If there’s one thing I can’t stand it’s line-butters, particularly gay ones.
Last year I had the opportunity to fly to Victoria Pride and stay in a fancy hotel. It was perfect. I was with great people and the event was more in keeping with the spirit of the movement than some of the bigger festivals.
After the parade I was separated from my posse by the urge to pee. The line was long and the closer I got to the front, the more I needed to go. I was one person away when a cigarette-smoking twink with a backpack tells the guy ahead of me, “I’m going to butt in front of you.”
“No, you’re not,” I say coolly.
“What are you going to do?” the twink asks. “Hit me?”
“No. I’m going to grab you by the collar and haul you back.”
He invades my space. His pupils are camouflaged by aviator glasses; I can smell smoke and alcohol on his breath. I’m dressed in a pair of blue, orange and white striped shorts accessorized by a plaid fedora and Jackie-O sunglasses. I look like a box of Skittles.
I stare him down, determined not to let the little tyrant spoil my weekend. A blue port-o-potty door swings open and the twink makes a break for it. My hand shoots out impulsively like a frog’s tongue and catches his backpack. He keeps running, unaware, until he’s snapped back like a dog at the end of its leash. The guy ahead of us beelines for the potty like Lot running from Gomorrah.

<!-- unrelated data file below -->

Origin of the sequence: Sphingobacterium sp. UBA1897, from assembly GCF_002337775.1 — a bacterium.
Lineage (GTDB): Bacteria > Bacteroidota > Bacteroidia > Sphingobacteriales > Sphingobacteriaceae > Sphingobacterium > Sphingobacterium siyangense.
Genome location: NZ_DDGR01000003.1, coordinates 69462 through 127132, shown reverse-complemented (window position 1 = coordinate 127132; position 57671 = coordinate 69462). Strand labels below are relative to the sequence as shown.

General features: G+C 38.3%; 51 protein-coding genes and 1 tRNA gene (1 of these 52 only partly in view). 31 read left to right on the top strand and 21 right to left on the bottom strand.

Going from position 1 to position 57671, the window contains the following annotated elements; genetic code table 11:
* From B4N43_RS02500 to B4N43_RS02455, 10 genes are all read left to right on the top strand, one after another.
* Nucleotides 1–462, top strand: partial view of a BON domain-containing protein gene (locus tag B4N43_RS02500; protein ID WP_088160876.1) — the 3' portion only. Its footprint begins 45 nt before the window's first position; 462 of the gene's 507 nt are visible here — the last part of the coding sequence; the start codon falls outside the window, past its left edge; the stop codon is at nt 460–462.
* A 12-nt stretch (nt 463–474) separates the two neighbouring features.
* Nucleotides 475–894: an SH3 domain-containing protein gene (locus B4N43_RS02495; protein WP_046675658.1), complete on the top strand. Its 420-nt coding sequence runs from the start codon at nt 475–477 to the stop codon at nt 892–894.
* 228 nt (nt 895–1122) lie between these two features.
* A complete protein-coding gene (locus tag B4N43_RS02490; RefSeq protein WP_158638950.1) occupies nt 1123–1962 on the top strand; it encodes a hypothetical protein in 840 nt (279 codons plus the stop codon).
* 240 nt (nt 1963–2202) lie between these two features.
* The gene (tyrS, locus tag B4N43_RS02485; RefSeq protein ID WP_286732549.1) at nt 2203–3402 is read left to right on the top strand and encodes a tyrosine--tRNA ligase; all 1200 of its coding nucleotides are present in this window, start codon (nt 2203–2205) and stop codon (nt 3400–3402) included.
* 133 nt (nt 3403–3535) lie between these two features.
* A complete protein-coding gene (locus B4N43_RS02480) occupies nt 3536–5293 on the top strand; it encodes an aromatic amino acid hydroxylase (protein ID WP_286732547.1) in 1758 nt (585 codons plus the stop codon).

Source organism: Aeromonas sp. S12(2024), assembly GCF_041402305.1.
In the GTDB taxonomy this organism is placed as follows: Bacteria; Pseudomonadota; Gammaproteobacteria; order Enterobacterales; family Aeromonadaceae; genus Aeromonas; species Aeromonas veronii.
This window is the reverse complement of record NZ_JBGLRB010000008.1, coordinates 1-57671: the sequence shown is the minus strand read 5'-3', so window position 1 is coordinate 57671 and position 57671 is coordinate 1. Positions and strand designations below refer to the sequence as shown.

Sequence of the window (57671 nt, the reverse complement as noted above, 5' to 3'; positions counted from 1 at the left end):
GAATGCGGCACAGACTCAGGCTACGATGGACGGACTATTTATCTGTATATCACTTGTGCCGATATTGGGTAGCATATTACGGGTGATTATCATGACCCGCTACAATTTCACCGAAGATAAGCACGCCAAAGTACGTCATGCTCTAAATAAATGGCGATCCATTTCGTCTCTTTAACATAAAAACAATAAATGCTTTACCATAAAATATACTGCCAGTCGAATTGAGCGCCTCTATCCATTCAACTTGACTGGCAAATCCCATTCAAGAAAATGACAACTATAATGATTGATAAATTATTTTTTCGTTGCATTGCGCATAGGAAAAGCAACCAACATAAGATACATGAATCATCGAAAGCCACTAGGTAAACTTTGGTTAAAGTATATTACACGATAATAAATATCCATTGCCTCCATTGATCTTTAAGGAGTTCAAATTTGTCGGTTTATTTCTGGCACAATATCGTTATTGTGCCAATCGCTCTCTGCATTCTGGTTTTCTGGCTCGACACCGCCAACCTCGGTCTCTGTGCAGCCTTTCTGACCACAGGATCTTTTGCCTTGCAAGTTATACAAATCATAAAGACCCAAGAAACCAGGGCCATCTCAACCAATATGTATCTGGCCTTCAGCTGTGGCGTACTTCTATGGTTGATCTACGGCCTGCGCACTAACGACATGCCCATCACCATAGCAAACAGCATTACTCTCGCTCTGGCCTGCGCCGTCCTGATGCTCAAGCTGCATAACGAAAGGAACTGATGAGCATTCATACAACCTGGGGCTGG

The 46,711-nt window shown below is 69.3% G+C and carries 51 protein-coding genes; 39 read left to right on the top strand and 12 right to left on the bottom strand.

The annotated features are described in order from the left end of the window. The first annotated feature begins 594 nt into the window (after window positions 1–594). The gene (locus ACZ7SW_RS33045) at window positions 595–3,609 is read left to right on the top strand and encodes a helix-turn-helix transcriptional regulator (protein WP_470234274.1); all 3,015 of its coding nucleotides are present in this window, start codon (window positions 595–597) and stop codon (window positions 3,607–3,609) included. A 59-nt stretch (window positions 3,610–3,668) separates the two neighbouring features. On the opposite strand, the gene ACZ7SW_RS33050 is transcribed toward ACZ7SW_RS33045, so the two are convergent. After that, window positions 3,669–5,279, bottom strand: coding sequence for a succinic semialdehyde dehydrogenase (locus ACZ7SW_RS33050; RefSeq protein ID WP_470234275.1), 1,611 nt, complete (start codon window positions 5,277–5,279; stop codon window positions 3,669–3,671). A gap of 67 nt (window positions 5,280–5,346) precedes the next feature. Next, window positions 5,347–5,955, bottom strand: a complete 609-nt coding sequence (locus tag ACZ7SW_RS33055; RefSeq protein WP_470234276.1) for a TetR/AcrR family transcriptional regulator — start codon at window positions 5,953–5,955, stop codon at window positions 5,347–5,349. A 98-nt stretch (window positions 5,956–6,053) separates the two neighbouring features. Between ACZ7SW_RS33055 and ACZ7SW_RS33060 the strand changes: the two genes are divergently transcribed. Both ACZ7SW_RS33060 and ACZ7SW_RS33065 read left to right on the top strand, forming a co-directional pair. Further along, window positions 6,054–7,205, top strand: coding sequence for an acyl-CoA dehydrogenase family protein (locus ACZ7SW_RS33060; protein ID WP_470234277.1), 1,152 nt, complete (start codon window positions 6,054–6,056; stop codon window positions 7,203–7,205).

“My God,” I think. “I’ve killed him.” Mom was right: you can’t take me anywhere.
The twink dusts himself off and says, “I’m going after you then.”
“I don’t give a fuck what you do.”
Vein drained, I pray no one I’m with saw that. I feel so horrible, I abandon my search, check out of the hotel and take the first floatplane home.
It was a week before I confessed to anyone. “He deserved it,” I’m told. “You taught him a lesson.” Somehow I doubt that.
Gretchen Phillips, a gay folk singer, said recently, “I don’t want to pass the torch to Andrew Sullivan.” That’s how I felt about the twink: No torch for you!
What bugged me wasn’t his lack of respect for people but his lack of respect for me as his gay elder.
“I’m part of the reason you’re waiting in this line, bitch!” I should’ve said instead of nearly decapitating him.
Though I regret my handling of the situation, I was merely practicing what I learned from my predecessors in the face of adversity: stand your ground and never waiver.